The concept of the Triple Helix of University-Business-Government as triadic relationships needs to replace Business-Government dominated dyads of Industrial Societies to unfold Knowledge Societies’ full potential. The concept already initiated in the 1990s by Etzkowitz (1993) together with Leydesdorff (1995), encompasses elements of precursor works by Lowe (1982) and Sábato with Mackenzi (1982). Its vision embraces the creative destruction defined as a natural innovation dynamics (Schumpeter, 1942) as well as creative renewal arising within each of the three institutional spheres of University-Business-Government and at their intersections. The Triple Helix thesis is that the potential for innovation and economic development in a Knowledge Society lies in a more prominent role for the Universities and its hybridization with Industry and Government to generate new institutional and social formats of productivity, knowledge transfer and its applications always creating further new knowledge. Triple Helix provides a broadly applicable framework for exploring complex innovation dynamics and how to inform national, regional and international relevant policy-makers.
While Russia, some Latin American and Eastern European countries rather perform a statist configuration, where government plays the lead role, driving Academia and Industry limiting their capacity to initiate and develop innovative transformations, the US and most European Union countries run the laissez-faire configuration, characterized by limited political intervention, with the Industrial Business sectors as the driving force using the other two spheres just as ancillary support structures with limited roles in innovation. Universities acting mainly as providers of skilled Human Capital, and government as a regulator of social and economic mechanisms mainly. A balanced configuration, specific to the transition of an Industrial- to a Knowledge Society offers the most important insights for innovation. It creates the most favorable environments for innovation at the intersections between Universities-Business-Government spheres. Although the Helix concept has been around for quite some time, only China endeavors the balanced configuration for its Comprehensive Development of its Society’s Human Capital towards a Knowledge Society in an Organic Way at the moment.
Helix as a balanced configuration of University-Business-Government sees each sector as co-evolving sub-sets of social systems that interact through an overlay of recursive networks and organizations which reshape their institutional arrangements through reflexive sub-dynamics (e.g. markets and technological innovations) (e.g. Leydesdorff, 1996, 1997, 1999, 2000, 2006, 2008; Leydesdorff and Meyer, 2006; Dolfsma and Leydesdorff, 2009). Such interactions divide into two communication and differentiation processes: A functional one, between Academia and Markets, and an institutional one, between Private and Public control at the levels of Universities-Business-Government spheres allowing various degrees of selective mutual adjustment (Leydesdorff and Etzkowitz, 1996, 1998). Further internal differentiation within each institutional sphere generates new types of links and structures between the spheres, such as industrial liaison offices in Universities or Strategic Alliances among Businesses, creating new network integration mechanisms (Leydesdorff and Etzkowitz, 1998). Institutional spheres are also seen as selection environments, and the institutional communications between them act as selection mechanisms, which may generate new innovation environments and ensure a ‘regeneration’ of systems (Etzkowitz and Leydesdorff, 2000; Leydesdorff, 2000).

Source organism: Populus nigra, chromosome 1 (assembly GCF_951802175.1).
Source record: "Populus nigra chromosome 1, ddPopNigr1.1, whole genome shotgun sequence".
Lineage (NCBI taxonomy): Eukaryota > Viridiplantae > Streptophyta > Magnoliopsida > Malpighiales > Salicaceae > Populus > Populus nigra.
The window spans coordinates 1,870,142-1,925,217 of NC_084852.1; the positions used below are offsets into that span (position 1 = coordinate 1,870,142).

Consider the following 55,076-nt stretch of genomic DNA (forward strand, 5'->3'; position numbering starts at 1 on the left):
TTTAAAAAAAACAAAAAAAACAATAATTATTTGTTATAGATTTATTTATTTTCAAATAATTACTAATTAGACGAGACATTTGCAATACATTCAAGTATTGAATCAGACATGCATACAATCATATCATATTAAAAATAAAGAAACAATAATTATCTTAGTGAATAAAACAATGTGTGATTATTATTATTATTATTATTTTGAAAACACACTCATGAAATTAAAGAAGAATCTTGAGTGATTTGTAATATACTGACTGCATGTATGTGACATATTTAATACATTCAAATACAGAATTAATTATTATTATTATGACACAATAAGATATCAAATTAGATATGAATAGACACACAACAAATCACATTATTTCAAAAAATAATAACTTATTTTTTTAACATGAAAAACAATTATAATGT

The Triple Helix envisages an Entrepreneurial University as central concept by taking a pro-active stance for making knowledge productive by putting it into use. It operates as an interactive rather than a linear model of innovation. That raises the technological level of Businesses by engaging them in higher levels of training and knowledge sharing. Government acts as public entrepreneur and development sponsor in addition to its traditional regulatory role of just setting rules. Such sponsorship develops Universities’ links, enabling them to combine discrete pieces of Intellectual Property to jointly exploit them with Businesses. The Entrepreneurial University also has an enhanced capacity to entice students for new ideas, provide new skills and foster entrepreneurial talent. Students are not only the new generations of professionals in various scientific disciplines, business, culture etc., but they can also be trained and encouraged to become entrepreneurs and firm founders, contributing to economic growth and job creation needed by developed societies more than ever. Entrepreneurial universities spawn their capabilities of educating individuals best towards adaptive organizations through entrepreneurship and incubation programs with new training modules at venues such as inter-disciplinary centers, science parks, competence centers and clusters, academic spin-offs, incubators within supportive venture capital frameworks. In a Knowledge Society Universities must increasingly be seen as roots of regional economic development – at least founding Competence Centers with the support of academic institutions should be envisaged for this purpose. While the Industrial Society brought the work to where the people were, Knowledge Societies do primarily have to bring Knowledge evolving Institutions to where the people are.